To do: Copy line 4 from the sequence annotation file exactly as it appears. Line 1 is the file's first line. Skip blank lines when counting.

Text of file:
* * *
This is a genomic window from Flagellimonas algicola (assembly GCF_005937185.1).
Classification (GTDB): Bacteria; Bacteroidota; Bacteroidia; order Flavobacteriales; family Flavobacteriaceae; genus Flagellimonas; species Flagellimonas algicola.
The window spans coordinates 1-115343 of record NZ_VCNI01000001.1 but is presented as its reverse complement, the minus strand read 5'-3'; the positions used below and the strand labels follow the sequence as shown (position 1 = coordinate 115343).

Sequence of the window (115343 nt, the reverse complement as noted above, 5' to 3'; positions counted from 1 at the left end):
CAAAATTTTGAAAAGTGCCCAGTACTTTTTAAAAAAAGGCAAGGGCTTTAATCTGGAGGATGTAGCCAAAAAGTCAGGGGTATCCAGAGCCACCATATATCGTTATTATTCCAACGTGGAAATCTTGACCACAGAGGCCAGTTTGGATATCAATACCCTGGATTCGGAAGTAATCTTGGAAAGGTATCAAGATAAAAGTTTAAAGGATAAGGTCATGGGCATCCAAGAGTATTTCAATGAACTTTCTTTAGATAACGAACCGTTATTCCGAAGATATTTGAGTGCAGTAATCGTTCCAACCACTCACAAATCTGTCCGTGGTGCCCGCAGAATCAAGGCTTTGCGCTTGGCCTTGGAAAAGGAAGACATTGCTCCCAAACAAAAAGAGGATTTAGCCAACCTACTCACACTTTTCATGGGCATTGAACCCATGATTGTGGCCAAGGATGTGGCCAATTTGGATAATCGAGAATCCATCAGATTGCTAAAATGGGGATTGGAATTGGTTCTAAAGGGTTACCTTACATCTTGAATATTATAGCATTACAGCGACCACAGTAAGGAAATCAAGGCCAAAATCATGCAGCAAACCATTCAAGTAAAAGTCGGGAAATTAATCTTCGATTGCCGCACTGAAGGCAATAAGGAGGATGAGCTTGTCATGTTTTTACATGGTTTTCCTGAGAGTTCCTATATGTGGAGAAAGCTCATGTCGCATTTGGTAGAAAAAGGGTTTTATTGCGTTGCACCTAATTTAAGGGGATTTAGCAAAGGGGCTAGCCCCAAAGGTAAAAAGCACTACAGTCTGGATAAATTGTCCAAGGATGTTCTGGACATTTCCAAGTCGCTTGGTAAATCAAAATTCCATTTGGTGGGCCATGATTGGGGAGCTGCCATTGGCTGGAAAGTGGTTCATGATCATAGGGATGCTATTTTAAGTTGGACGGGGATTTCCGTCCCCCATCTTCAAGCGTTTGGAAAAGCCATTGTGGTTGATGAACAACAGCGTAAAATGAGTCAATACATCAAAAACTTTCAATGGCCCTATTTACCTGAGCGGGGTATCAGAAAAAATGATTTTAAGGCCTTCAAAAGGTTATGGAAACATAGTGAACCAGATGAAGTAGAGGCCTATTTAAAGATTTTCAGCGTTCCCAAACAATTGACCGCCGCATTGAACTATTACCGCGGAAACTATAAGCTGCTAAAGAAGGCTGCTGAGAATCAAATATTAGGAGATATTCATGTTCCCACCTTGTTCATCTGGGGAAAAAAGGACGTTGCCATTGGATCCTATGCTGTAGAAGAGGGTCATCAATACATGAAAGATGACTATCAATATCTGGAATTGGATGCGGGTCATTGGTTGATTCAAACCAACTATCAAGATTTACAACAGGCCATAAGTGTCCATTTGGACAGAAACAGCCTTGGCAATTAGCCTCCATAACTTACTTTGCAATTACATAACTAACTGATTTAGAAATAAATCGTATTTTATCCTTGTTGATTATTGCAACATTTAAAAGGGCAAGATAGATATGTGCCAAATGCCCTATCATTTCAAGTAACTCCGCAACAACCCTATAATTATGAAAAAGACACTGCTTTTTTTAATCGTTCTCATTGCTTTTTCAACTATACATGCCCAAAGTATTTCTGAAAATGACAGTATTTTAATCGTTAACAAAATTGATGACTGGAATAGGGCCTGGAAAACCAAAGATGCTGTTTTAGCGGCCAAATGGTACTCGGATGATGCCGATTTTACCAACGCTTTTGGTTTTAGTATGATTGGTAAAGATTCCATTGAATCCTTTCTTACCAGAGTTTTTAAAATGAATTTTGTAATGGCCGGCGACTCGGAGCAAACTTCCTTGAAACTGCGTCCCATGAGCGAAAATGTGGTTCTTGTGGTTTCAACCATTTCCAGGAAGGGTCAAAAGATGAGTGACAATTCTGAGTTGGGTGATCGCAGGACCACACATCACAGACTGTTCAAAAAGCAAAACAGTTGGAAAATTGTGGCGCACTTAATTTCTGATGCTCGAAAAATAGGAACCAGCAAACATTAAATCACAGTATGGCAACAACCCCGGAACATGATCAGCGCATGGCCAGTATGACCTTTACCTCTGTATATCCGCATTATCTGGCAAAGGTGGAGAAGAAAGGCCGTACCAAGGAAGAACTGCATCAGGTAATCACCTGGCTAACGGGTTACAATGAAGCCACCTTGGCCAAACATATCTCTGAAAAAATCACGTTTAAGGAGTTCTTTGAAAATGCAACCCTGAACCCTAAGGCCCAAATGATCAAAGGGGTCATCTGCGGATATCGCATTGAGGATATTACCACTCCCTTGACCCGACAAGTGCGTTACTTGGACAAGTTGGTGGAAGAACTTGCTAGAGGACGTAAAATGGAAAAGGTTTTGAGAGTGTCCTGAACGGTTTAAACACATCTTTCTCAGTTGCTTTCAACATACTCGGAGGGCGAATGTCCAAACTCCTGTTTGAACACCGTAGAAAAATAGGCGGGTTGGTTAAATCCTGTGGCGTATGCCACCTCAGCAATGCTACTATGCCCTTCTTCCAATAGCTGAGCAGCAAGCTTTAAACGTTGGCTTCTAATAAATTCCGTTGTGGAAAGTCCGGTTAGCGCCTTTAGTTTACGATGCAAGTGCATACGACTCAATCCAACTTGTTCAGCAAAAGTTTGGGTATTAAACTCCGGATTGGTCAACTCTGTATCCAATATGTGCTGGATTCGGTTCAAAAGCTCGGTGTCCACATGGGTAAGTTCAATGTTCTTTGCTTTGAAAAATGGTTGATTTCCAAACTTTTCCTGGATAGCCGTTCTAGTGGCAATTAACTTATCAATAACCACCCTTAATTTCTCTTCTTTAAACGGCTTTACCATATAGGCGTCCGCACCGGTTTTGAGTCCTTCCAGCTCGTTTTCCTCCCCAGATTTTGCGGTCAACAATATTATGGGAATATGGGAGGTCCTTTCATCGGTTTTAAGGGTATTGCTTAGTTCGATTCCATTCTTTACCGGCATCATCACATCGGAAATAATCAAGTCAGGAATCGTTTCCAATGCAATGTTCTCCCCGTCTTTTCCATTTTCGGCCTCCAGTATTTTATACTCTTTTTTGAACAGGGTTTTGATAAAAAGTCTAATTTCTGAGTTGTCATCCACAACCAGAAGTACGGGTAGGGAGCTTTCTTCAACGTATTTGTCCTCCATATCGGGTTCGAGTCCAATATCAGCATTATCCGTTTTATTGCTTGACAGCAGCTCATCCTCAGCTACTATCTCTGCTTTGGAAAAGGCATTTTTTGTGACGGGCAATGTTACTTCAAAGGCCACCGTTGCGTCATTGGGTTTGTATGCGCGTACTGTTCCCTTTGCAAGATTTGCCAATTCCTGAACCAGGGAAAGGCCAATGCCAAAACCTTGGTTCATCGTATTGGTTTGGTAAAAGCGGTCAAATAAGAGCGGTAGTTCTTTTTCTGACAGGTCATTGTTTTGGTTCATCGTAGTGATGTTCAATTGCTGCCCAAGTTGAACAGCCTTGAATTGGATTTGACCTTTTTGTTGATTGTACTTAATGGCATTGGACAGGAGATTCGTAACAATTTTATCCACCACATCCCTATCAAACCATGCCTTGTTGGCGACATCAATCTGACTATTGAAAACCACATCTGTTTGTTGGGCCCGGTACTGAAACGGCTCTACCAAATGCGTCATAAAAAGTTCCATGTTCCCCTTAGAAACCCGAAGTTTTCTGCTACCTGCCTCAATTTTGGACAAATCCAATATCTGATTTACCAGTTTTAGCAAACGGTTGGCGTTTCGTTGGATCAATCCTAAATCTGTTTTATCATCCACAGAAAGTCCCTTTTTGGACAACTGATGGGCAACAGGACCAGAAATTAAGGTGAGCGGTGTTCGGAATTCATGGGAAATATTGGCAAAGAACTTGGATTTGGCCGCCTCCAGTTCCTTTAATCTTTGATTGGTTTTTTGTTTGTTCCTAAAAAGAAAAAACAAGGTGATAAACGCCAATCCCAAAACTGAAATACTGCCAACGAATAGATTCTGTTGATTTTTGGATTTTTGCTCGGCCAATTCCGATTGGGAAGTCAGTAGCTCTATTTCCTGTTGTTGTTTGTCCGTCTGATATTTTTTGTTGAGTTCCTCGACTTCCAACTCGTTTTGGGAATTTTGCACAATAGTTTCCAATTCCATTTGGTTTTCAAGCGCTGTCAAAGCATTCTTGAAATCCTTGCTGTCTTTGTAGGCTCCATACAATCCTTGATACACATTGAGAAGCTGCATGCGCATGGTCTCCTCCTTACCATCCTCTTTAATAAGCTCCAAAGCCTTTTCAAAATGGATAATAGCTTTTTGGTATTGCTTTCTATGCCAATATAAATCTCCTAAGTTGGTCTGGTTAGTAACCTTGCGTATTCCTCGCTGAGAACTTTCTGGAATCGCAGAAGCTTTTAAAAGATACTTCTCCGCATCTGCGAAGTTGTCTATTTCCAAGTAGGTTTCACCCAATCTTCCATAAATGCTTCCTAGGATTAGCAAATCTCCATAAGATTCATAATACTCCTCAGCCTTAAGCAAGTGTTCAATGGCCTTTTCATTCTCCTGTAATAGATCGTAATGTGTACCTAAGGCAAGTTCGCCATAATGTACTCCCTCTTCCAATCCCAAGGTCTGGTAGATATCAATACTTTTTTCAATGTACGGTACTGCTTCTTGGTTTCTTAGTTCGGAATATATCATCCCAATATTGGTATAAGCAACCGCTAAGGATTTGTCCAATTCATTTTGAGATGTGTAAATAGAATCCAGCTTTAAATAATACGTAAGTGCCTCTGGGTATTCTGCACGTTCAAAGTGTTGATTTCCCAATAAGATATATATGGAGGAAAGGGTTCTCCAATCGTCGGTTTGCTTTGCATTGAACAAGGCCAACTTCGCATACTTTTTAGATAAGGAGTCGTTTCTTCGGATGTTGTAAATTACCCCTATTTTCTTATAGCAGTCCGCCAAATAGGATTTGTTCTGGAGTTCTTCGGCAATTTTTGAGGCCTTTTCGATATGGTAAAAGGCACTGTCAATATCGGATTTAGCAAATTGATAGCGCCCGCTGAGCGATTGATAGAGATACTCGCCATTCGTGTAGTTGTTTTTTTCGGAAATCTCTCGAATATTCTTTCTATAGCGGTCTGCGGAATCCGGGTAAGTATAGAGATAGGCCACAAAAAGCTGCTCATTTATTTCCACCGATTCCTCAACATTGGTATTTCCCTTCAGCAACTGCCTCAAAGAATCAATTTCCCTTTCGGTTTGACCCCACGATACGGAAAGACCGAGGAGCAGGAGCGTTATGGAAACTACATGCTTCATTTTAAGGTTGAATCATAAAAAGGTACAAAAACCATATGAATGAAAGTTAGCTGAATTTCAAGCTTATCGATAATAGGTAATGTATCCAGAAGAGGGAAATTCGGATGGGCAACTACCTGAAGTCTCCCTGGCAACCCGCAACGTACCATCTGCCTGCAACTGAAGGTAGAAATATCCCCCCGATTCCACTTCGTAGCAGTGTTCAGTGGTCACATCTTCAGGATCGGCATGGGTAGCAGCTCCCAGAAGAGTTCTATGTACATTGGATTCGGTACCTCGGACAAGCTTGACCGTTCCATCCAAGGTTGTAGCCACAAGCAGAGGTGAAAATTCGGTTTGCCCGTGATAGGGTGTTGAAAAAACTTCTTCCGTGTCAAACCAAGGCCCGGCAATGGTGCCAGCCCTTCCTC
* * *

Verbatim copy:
Sequence of the window (115343 nt, the reverse complement as noted above, 5' to 3'; positions counted from 1 at the left end):